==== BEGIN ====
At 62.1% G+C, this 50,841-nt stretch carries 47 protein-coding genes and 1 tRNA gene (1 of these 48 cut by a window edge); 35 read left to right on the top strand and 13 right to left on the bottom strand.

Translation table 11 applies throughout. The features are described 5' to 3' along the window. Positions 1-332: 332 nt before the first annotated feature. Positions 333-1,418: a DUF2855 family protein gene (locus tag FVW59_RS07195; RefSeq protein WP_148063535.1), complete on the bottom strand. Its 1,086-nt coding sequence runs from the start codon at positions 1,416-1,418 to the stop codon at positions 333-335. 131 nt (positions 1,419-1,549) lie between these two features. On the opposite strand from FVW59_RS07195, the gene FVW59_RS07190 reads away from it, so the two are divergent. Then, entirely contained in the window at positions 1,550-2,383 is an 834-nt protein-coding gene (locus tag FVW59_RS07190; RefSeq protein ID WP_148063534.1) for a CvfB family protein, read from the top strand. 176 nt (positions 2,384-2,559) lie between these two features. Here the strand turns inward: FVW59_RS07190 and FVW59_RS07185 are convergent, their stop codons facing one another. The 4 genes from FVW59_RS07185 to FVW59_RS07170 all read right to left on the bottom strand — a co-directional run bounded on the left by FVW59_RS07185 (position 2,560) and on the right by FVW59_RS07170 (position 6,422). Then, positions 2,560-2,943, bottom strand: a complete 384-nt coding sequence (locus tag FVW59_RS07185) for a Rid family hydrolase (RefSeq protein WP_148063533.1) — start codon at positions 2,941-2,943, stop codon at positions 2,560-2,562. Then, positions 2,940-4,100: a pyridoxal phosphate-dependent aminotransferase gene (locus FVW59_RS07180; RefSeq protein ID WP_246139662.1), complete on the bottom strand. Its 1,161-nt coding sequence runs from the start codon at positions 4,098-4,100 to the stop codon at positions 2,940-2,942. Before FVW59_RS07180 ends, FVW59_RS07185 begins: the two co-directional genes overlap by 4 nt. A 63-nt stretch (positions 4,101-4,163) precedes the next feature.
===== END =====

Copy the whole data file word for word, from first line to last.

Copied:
At 62.1% G+C, this 50,841-nt stretch carries 47 protein-coding genes and 1 tRNA gene (1 of these 48 cut by a window edge); 35 read left to right on the top strand and 13 right to left on the bottom strand.

Translation table 11 applies throughout. The features are described 5' to 3' along the window. Positions 1-332: 332 nt before the first annotated feature. Positions 333-1,418: a DUF2855 family protein gene (locus tag FVW59_RS07195; RefSeq protein WP_148063535.1), complete on the bottom strand. Its 1,086-nt coding sequence runs from the start codon at positions 1,416-1,418 to the stop codon at positions 333-335. 131 nt (positions 1,419-1,549) lie between these two features. On the opposite strand from FVW59_RS07195, the gene FVW59_RS07190 reads away from it, so the two are divergent. Then, entirely contained in the window at positions 1,550-2,383 is an 834-nt protein-coding gene (locus tag FVW59_RS07190; RefSeq protein ID WP_148063534.1) for a CvfB family protein, read from the top strand. 176 nt (positions 2,384-2,559) lie between these two features. Here the strand turns inward: FVW59_RS07190 and FVW59_RS07185 are convergent, their stop codons facing one another. The 4 genes from FVW59_RS07185 to FVW59_RS07170 all read right to left on the bottom strand — a co-directional run bounded on the left by FVW59_RS07185 (position 2,560) and on the right by FVW59_RS07170 (position 6,422). Then, positions 2,560-2,943, bottom strand: a complete 384-nt coding sequence (locus tag FVW59_RS07185) for a Rid family hydrolase (RefSeq protein WP_148063533.1) — start codon at positions 2,941-2,943, stop codon at positions 2,560-2,562. Then, positions 2,940-4,100: a pyridoxal phosphate-dependent aminotransferase gene (locus FVW59_RS07180; RefSeq protein ID WP_246139662.1), complete on the bottom strand. Its 1,161-nt coding sequence runs from the start codon at positions 4,098-4,100 to the stop codon at positions 2,940-2,942. Before FVW59_RS07180 ends, FVW59_RS07185 begins: the two co-directional genes overlap by 4 nt. A 63-nt stretch (positions 4,101-4,163) precedes the next feature.